m38967's picture
User offline. Last seen 9 years 2 weeks ago. Offline
Joined: 08/10/2007

I just went shopping at my local grocer, and noticed on the shelf a box of Kraft Mac and Cheese labeled as "ORGANIC". It had the USDA green round label, but one thing i noticed is that on the side of the box, it read, "certified organic by Quality Certification Services (QCS) and am not sure what that means.

The ingredients listed on the box, read: "organic macaroni product, made with organic semolina (from wheat), organic cheddar cheese sauce mix, organic whey, organic skim milk, organic cheddar cheese, cultured pasteurized organic milk, non-animal enzymes, salt, organic cornstarch, yeast extract, annatto. (color)

By all accounts this is Organic Mac n Cheese, is there anything else i'm suppose to be on the look-out for, to insure that it is indeed certified USDA organic?

jose123's picture
User offline. Last seen 7 years 20 weeks ago. Offline
Joined: 03/31/2009

Each has 20 acres and is known as a "clean" farmer. Neither uses genetically engineered seeds that might play havoc with existing species. Neither sprays pesticides associated with cancer and other illnesses. And neither uses synthetic fertilizer that can feed the plant but leave the soil barren.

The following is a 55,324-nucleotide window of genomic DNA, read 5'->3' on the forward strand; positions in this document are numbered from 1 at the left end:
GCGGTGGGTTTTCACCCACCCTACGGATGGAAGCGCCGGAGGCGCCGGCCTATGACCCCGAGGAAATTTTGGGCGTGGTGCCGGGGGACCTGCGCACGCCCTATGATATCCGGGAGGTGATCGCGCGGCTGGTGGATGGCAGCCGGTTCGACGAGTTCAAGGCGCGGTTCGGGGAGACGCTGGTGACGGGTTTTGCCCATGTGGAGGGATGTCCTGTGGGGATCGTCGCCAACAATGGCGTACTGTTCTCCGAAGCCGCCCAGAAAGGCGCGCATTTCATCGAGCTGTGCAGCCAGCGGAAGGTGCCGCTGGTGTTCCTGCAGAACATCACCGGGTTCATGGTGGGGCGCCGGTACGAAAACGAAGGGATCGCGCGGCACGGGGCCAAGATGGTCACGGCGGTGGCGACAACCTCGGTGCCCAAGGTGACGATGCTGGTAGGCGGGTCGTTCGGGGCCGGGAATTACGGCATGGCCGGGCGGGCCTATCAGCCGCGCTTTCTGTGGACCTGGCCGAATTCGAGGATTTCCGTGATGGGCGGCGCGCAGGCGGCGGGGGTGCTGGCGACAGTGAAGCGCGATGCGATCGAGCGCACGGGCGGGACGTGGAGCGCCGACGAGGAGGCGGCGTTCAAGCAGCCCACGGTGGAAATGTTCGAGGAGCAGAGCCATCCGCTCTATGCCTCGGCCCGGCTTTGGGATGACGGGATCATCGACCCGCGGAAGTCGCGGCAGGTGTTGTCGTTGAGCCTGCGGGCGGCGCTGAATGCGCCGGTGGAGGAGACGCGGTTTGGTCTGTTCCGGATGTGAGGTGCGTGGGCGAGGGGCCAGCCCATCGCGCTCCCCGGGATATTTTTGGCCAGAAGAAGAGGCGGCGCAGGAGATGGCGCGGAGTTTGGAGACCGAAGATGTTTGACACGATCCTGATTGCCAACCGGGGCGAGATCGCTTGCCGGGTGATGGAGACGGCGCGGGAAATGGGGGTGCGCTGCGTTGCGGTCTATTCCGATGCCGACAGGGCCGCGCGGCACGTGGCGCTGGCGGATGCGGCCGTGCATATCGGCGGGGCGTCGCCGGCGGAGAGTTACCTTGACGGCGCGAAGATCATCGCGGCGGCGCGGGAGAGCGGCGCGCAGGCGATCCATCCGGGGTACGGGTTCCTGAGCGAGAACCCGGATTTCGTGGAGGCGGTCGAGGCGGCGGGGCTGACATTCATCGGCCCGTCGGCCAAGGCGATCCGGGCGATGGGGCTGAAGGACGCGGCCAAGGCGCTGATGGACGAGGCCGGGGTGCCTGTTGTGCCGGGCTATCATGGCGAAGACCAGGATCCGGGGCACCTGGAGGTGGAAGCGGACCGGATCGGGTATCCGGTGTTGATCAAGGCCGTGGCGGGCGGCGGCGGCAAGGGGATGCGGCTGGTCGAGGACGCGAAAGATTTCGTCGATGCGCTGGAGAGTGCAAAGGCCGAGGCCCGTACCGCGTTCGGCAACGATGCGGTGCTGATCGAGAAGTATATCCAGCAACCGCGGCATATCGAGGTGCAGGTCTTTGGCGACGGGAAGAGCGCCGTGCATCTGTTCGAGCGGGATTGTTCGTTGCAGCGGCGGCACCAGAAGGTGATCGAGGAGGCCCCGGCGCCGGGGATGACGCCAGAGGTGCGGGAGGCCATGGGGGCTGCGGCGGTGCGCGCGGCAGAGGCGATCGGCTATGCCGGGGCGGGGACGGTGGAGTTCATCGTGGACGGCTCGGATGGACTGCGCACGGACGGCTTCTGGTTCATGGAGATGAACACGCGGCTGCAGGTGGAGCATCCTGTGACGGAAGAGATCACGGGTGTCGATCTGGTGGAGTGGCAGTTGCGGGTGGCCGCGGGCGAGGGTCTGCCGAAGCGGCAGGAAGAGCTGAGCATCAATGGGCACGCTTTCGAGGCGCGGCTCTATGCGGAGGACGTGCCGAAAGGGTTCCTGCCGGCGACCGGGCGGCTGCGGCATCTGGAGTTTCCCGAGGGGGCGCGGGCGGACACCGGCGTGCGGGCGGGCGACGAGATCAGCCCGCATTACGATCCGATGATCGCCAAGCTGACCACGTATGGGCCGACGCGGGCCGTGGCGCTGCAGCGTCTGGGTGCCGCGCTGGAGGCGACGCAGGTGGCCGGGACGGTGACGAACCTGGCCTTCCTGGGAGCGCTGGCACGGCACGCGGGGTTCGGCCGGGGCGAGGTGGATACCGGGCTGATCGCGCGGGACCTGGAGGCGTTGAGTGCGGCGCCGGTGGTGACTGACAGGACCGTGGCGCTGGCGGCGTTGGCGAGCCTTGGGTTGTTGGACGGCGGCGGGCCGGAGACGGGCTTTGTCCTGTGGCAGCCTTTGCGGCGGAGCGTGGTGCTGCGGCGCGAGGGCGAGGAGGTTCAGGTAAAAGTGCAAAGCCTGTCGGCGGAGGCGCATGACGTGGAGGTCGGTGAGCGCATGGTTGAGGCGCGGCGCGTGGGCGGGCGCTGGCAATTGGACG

Still, only one of them can tell you his tomatoes are "organic." The other uses the label "certified naturally grown."
Organic food sales may be a sliver of food sales nationally, but they are increasing by about 20 percent each year. Despite a slight economic downturn in organic sales this year, a growing number of us care about those labels and what they mean, especially at supermarkets where the word "natural" is not regulated and you can't always get the story directly from the farmer.

More labels are on the way. The federal government is at work on rules for its own "naturally raised" label. Already those proposed rules -- with no provision for whether an animal is in a feedlot or on pasture -- have caused conflict with those now using the "certified naturally grown" label. Also, those growers are slightly in conflict with those who use the "organic" label.

Queasy? There are many who believe this friction is worth it, that good food is always important enough to talk about, even argue about.

Here's what we found while looking behind the labels used by our two farmers.

Benchoff's farm is certified organic by the U.S. Department of Agriculture. The emergency medical instructor from Mansfield decided to go back to the land a few years ago, believing the profit from organic farming could help him make a living from his small farm. It helps that his wife, Lori, works off the farm to bring in a regular salary and health benefits.

To earn the "organic" label, Benchoff keeps detailed records of all his work and materials from seed to market, right down to the names of each plant growing in each row. That costs him time, possibly two weeks of time, over the course of a year.

He presents that paperwork to the Ohio Ecological Food and Farm Association, or OEFFA, a longstanding organic certification group and one of two in Ohio that certify for the USDA. Benchoff pays OEFFA $600 a year, and he also allows the government to do a third-party review of his farm.